The 54-year old who studied Philology — the origin of languages in historical documents — was largely unknown to most Catalonians before being hand-picked by Mas to succeed him, anticipating the ban from public office. That Beatles haircut is word on purpose, covering up a badly scarred head received in a life-changing car accident in 1983. That’s when he took up journalism.

For those who know him well, he’s simply “Pugi” — from a long line of village bakers from the town of Amer (population 2,000) who were long committed to the separatist cause. He started out as a copy editor at the local newspaper, El Punt Avui, rising steadily to become editor, then editor-in-chief, and always espousing independence. Before the referendum, he told the New York Times he compares running the government headquarters in Barcelona to sitting in an electric chair. “We aren’t criminals, nor crazy, nor coup plotters, nor abducted,” he said. “We are normal people who ask to be allowed to vote and who have been ready for all the dialogue necessary to achieve it in an agreed way. “I assume ... the mandate that Catalonia become an independent state in the form of a republic,” he said.

But Puigdemont’s decision to suspend the declaration of independence looks likely to prolong the uncertainty and risk from the Catalan impasse. It could also rock his Catalan government, with one far-left party inside his coalition, the pro-independence CUP, saying he may have missed a historic opportunity and giving him one month to find a negotiated solution the CUP doubts will ever come.

“You say we are suspending the effects because we are going to negotiation and mediation. Negotiation and mediation with whom? With a Spanish state that continues to harass and persecute us?” CUP leader Anna Gabriel said. The Catalan crisis has deeply divided the northeastern region as well as the Spanish nation. Opinion polls conducted before the vote suggested a minority of around 40 per cent of residents in Catalonia backed independence.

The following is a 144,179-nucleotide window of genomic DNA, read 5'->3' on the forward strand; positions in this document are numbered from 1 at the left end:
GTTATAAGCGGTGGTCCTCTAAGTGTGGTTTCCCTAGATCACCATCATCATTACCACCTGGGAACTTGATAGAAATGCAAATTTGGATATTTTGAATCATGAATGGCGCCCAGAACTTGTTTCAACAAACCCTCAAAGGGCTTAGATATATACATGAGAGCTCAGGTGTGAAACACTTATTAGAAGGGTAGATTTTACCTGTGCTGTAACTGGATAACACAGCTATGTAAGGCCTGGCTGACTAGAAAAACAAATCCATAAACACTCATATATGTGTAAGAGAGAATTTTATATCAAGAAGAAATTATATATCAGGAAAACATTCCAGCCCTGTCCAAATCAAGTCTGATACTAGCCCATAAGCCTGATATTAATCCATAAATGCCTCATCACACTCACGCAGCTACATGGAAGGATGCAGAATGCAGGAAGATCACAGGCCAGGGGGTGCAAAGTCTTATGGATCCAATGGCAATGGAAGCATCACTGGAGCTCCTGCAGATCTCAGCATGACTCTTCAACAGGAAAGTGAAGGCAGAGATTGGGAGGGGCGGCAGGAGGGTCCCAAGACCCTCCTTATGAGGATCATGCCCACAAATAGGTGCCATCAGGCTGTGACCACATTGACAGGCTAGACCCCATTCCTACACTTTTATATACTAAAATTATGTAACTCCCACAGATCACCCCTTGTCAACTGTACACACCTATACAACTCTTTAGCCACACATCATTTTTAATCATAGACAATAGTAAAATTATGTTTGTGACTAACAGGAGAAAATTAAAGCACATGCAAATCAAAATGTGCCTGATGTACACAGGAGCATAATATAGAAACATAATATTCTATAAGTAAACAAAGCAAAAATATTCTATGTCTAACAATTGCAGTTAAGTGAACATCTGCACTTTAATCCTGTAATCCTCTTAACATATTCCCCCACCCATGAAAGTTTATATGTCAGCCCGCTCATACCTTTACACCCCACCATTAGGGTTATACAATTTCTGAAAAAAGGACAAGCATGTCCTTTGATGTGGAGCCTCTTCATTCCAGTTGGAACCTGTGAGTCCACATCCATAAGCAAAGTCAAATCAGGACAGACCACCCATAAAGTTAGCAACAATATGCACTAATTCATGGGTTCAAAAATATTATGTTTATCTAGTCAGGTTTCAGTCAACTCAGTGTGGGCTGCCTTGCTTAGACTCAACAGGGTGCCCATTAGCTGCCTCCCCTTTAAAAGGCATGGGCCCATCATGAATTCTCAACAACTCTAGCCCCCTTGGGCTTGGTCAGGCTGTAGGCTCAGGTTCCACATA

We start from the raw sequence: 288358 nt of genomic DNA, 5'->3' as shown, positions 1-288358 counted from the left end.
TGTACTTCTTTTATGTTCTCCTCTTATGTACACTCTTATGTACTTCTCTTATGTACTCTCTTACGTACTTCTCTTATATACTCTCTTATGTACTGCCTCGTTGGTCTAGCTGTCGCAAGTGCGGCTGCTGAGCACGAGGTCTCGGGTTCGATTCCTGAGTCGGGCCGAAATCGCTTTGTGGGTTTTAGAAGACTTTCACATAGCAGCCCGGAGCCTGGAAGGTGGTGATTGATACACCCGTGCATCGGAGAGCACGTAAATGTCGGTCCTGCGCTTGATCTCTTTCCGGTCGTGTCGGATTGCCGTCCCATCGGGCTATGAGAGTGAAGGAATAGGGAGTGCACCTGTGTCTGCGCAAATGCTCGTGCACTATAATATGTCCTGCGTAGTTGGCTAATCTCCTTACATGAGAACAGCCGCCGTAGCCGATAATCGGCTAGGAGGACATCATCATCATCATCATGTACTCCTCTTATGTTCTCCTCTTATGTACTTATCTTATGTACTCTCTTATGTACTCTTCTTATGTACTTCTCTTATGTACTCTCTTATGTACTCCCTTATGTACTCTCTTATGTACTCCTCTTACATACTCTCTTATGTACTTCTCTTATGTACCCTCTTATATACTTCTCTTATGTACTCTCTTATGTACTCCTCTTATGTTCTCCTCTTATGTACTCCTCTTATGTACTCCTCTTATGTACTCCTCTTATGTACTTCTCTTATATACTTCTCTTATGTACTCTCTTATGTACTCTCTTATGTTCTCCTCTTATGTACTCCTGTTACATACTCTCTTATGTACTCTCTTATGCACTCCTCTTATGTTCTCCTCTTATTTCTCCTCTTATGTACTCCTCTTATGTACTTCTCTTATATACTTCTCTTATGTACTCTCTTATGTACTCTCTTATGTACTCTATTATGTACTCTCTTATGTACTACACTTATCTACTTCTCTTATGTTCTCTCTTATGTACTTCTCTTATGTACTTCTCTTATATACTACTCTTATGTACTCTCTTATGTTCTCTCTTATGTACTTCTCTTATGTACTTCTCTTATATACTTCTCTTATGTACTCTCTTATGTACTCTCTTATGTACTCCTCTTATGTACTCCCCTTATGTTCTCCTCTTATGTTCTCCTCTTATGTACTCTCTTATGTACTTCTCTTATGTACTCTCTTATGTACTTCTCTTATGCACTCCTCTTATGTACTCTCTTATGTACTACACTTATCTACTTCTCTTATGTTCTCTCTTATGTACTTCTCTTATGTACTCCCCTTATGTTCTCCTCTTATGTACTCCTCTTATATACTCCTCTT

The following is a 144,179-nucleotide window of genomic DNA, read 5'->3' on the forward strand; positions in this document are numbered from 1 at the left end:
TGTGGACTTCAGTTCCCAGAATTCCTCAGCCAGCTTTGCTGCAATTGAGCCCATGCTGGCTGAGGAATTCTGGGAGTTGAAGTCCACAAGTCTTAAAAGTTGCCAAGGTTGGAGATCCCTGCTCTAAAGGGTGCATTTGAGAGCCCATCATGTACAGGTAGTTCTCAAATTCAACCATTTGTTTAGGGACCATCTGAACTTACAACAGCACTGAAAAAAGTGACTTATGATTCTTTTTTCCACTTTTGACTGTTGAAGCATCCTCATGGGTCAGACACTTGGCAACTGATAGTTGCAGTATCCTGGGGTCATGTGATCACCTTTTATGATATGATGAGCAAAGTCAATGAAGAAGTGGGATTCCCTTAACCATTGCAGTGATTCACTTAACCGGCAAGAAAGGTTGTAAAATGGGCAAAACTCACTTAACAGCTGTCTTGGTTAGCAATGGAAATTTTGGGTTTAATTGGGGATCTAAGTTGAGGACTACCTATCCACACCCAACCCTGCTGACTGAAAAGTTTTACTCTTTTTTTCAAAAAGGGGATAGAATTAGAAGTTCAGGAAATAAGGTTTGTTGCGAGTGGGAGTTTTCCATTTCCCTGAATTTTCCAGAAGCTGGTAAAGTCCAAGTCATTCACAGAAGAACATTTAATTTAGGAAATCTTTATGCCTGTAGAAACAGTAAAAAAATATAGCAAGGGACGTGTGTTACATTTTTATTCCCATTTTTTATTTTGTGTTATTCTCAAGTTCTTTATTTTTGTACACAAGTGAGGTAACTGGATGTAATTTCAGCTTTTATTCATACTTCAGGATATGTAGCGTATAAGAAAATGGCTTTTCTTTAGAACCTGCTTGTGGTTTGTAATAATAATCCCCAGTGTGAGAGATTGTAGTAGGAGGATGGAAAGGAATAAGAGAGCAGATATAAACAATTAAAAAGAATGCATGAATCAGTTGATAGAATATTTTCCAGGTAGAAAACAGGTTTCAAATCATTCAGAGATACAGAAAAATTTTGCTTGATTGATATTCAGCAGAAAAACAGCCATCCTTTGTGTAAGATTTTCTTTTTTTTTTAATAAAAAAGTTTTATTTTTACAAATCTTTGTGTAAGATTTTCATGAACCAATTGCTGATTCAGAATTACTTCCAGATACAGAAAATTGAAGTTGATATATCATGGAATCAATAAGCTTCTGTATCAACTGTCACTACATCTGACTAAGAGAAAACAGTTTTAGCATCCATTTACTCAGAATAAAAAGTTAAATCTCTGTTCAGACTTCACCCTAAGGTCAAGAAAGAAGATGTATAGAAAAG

When pressed, Puigdemont was coy about how he could actually form a new Catalan state, given the additional difficulty of gaining recognition for any independence declaration from the European Union. “There is no button that you push and the next day you become independent,” he told the New York Times.

The acrimonious breakdown in the relationship between Madrid and Barcelona has baffled most observers.

A few months after taking office, Puigdemont visited Rajoy for the first time. The meeting seemed cordial, and Rajoy gave Puigdemont a facsimile of part of the first edition of Don Quixote, in which the legendary knight-errant travels to Barcelona.

For now, Puigdemont has ceased tilting at windmills and is focused on the battle with Rajoy that lies ahead, wither through greater autonomy, as is likely, or as the unassuming head of an independent Catalonia that none recognise either internationally, in the EU, or in broader Spain itself. Pugi, above all, is a pragmatist.

— With inputs from agencies